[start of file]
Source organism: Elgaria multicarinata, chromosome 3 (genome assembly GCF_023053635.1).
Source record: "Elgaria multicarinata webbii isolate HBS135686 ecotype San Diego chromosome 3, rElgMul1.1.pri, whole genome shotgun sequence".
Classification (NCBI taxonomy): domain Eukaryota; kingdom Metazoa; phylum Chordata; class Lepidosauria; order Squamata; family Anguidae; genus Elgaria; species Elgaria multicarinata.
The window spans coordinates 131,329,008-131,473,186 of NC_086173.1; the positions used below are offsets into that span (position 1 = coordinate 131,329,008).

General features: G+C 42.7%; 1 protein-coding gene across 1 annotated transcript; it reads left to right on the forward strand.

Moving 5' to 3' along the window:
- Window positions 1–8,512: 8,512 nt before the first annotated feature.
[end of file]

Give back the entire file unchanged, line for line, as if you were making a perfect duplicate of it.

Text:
Source organism: Elgaria multicarinata, chromosome 3 (genome assembly GCF_023053635.1).
Source record: "Elgaria multicarinata webbii isolate HBS135686 ecotype San Diego chromosome 3, rElgMul1.1.pri, whole genome shotgun sequence".
Classification (NCBI taxonomy): domain Eukaryota; kingdom Metazoa; phylum Chordata; class Lepidosauria; order Squamata; family Anguidae; genus Elgaria; species Elgaria multicarinata.
The window spans coordinates 131,329,008-131,473,186 of NC_086173.1; the positions used below are offsets into that span (position 1 = coordinate 131,329,008).

General features: G+C 42.7%; 1 protein-coding gene across 1 annotated transcript; it reads left to right on the forward strand.

Moving 5' to 3' along the window:
- Window positions 1–8,512: 8,512 nt before the first annotated feature.